Representing the American Friends of the Episcopal Church of Sudan (AFRECS) at the synod are executive director, Nancy Frank, and treasurer, Fritz Gilbert. AFRECS board member, Jerry Drino, and colleagues will be traveling to the Diocese of Bor January 31 for the celebration of the 100th anniversary of the founding of Christianity by the Church Mission Society among the tribes of the Upper Nile.
"The significance of this event is that from 1906-1983 only about 5 percent of the tribes became Christian," Drino said. "Then the civil war came, 2.5 million were killed, 4 million internally displaced, 1 million in exile, 7 out of 10 women are widows and today more than 90 percent are Christian."
The second annual AFRECS conference will be held at Trinity Cathedral in San Jose, California, from February 17-19. Speakers will include Brian D'Silva of USAID, the Rev. Enock Tombe, provincial secretary of the Episcopal Church of Sudan and Harriet Baka Nathan, trainer for the Mother's Union. Further information can be found online at: http://www.afrecs.org.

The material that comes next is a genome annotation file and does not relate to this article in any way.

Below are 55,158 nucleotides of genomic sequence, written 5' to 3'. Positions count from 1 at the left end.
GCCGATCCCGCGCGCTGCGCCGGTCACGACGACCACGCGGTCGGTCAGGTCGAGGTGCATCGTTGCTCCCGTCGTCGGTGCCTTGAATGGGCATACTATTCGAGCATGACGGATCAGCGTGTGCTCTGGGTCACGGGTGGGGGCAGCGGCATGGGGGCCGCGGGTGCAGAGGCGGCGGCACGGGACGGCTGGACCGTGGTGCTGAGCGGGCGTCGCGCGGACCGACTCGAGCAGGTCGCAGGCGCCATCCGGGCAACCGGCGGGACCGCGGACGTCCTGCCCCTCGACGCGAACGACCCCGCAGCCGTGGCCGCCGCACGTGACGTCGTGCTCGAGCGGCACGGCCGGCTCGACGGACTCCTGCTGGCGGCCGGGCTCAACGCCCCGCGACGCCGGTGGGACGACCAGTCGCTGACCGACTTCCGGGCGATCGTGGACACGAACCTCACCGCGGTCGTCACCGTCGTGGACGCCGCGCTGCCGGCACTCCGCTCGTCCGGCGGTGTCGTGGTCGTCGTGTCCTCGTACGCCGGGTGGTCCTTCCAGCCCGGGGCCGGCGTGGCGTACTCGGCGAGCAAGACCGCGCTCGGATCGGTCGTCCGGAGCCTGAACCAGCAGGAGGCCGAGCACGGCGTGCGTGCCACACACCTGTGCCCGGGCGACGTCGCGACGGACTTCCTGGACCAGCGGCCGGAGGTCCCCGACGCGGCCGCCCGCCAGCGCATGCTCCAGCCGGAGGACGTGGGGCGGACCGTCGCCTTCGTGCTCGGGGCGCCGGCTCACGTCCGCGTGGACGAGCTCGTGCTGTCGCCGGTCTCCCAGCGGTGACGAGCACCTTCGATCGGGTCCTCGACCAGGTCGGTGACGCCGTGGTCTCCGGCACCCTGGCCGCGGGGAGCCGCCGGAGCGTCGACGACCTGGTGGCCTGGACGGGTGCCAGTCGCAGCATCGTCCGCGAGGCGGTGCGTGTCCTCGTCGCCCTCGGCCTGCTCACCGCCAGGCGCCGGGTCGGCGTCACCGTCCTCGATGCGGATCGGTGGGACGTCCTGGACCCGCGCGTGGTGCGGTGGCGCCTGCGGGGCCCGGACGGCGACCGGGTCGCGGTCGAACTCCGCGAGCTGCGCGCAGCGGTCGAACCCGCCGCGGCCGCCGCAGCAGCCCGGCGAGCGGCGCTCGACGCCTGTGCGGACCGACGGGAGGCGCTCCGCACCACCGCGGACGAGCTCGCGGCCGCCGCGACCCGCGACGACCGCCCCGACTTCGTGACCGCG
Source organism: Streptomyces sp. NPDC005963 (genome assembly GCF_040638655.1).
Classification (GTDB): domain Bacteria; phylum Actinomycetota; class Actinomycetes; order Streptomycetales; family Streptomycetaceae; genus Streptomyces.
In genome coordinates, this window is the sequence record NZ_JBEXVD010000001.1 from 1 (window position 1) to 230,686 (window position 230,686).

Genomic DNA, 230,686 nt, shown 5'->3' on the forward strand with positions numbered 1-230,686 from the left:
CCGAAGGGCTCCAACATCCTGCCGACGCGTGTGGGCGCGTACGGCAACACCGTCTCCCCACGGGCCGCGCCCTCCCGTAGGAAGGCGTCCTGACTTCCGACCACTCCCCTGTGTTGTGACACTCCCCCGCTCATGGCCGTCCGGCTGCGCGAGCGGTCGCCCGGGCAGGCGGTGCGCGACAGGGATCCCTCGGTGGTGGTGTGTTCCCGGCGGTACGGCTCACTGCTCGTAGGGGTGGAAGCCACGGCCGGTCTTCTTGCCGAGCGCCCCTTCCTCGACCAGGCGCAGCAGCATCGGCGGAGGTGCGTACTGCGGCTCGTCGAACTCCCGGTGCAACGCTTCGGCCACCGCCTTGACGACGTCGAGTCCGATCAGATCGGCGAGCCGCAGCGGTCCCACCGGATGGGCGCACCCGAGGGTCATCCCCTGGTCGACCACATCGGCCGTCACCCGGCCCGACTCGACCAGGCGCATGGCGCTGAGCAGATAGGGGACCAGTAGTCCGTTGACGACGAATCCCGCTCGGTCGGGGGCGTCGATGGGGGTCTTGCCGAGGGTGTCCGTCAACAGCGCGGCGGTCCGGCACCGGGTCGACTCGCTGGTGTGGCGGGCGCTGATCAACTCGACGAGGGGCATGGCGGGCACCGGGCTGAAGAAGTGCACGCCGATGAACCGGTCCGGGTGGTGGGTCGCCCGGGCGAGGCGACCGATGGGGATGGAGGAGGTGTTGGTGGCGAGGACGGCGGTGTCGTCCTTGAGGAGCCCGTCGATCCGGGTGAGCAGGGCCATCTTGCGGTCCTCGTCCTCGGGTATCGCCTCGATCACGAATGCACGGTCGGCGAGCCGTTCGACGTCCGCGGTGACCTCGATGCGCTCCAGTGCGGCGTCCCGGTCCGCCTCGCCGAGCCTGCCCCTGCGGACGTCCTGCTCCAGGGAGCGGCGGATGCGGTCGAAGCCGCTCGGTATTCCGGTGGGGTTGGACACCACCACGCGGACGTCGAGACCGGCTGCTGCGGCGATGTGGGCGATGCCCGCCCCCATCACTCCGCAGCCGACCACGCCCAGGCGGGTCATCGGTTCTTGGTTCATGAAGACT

Episcopal Relief and Development is providing education and training for Sudanese students enrolled in vocational colleges at the Kakuma camp in northern Kenya, where they are learning skills that will help them provide food and income for their families.
ERD is also providing critical aid to help displaced people in the Darfur region and neighboring Chad. Through partner agencies, ERD is supplying vulnerable families with food, medicines, emergency health care, and access to clean water in Darfur and providing humanitarian assistance to refugees in three camps in Farchana, located in the central region of the Chad border. Women and children are receiving mental health care services. Children will attend schools at the camps and their mothers will receive life skills and health education.
To make a contribution and help the people of Sudan, donate to the Sudan Relief Fund at www.er-d.org or call (800) 334-7626, ext. 5129. Gifts can be mailed to: Episcopal Relief and Development, c/o Sudan Relief Fund, PO Box 12043, Newark, NJ, 07101.